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16+ Language

World War One and the Romanovs, According to Sinestra

by Vil


Warning: This work has been rated 16+ for language.

History is wrong most of the time. Even the people involved don't know or understand what happened. The A-bombs in Japan, 9/11 in New York, even the assassination of Lincoln was a lot different than how history records it.

To some degree, that's because I wrote it.

I don't like lying. It's never been my favorite past time. One of my most important lies, though, began in July 1918, in the small town of Yekaterinburg. The Russian village was well fortified for many months that year, and I can still remember the screams of the dead yelling above the fire of Russian guns as the Romanovs were supposedly murdered in the night.

Would you be surprised if I told you that, too, was a lie?

I had Vladimir Lenin and the rest of Europe under my thumb. The Great War, as it was called back then, was still underway, though it had entered its dying months. We had caused it, of course-- what haven't we caused?-- but it was far, far worse than we had dared believe it to be. We, the multiverse's best-kept secret, had failed yet again to stop our influence, our family squabbles, from pouring out into the world of simpletons and tomfoolery.

We didn't mean to start it of course-- who means to kill 20 million and wound more than twice that many?-- but it happened. A multiversal family argument started a petty fight in Europe leading up to the "assassination" of cousin Franz. It was a planned suicide in reality, not that any semi-sane European that knows about me or us would ever admit that, but it's true. Unbeknowst to me, he owed essentially half the world's money to my brother, having lost it all by gambling on an unimportant politic contest in Britain. Rather than consulting me or just refusing to pay, though, he hired Serbians to kill him.

Thus, the whole of Europe went to war rather than looking at me, the lone stable, sane, unmarried Belecthorian woman with a mind of her own-- probably the only one on Earth other than Sophia of Prussia-- instead opting into a more violent family feud.

I did what I could to prevent too many casualties, but at long last, the oh so noble and wise Kaiser sent Lenin to Russia against my orders. (I killed both of them myself for defying orders; Stalin was somewhat controllable, and I promise that the world was better with him in charge than without him.)

In the nick of time, I reached Yekaterinburg and used my prowess of magic to create duplicates of the Romanov family, teleporting them into Great Britain before sending them by ship to New York City. Tatiana, Nicolas, three of the servants, and Alexei all died of influenza after reaching the New World. The girls, their mother, and Dr. Botkin survived.

There's more to the story, of course-- all four girls had children, grandchildren, and even great-grandchildren (some of them famous)-- but the truth has stayed hidden. Does the name Bernie Sanders ring a bell? Princess Di? Marilyn Monroe? You're welcome, I gave them to you.

"So then why," you, dear reader, might ask, "are you recording this in a journal?"

To that I say, "Why the hell not?" If this is ever found, it just means the truth will be out, and the truth, at best, makes the birther theory seem to be far more acceptable than it really is (no, Obama is an American, he was born in Hawaii).


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10 Reviews


Points: 35
Reviews: 10

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Fri Oct 23, 2020 7:24 pm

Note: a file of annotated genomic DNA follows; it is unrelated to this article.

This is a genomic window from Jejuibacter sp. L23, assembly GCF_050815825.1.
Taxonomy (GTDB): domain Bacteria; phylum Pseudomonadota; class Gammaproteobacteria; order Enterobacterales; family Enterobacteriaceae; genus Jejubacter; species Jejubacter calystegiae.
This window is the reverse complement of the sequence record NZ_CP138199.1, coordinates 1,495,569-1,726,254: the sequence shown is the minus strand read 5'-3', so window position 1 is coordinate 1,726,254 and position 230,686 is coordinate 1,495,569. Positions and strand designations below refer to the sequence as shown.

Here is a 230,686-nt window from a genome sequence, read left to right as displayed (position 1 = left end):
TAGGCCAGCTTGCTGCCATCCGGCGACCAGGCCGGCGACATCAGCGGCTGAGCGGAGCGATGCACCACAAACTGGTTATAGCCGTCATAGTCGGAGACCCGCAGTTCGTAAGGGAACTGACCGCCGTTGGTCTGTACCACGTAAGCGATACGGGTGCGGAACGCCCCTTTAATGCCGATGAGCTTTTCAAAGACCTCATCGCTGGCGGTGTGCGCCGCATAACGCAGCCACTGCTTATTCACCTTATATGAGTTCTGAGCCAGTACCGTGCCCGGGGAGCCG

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cidrianwritersguild wrote a review...



I find it really interesting how Sinestra kind of brushes off millions of deaths as though somebody's clothes got stained at a party. It's really interesting to see humans from a view other than our own egotistical superior view. I also like how almost every important event or person in history is part of or connected to this one higher-being family. It takes a lot of effort to connect things like that without them seeming like a cookie-cutter story system. That is really impressive.




Vil says...


Thanks for the review! <3



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28 Reviews


Points: 112
Reviews: 28

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Thu Oct 22, 2020 2:43 am
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Nymeria wrote a review...



Hi Vil! This is a really fun retelling of history. It sounds to me like the beginning of a novel told by a sassy narrator.

There are a couple of typos I caught:

"ROmanovs" in paragraph 3.

"Obama is America" in the last paragraph.

I think that in the third from last paragraph it would be fun if you dropped a name in addition to saying (some of them famous).

I had to look up Sinestra and the internet told me she's a character from World of Warcraft-- is that the same in this story or an original Sinestra? I might be missing some of the references if the reader is meant to already know who this character is.

Is this piece a stand-alone or part of something bigger? It feels like a part of something to me, but maybe I'm off-base.

I think that's all I have to say! I enjoyed reading this and I loved the attitude.

Nymeria




Vil says...


I'm going to do a series of shorts where Sinestra, my original character (I had no idea she was in WoW cuz I don't play it :P), explains what really happened during many (in)famous events. She's appeared in a lot of my other writings, so the name and a few details would be known to people that read my works consistently.

Thanks for the review! <3



Vil says...


Added in your suggestions!




No, it's not that you didn't succeed. You accomplished a lot, but, if you want to touch people, don't concentrate so much on rhyme and metre. Think more about what you want to say instead of how you're saying it.
— LCDR Geordi La Forge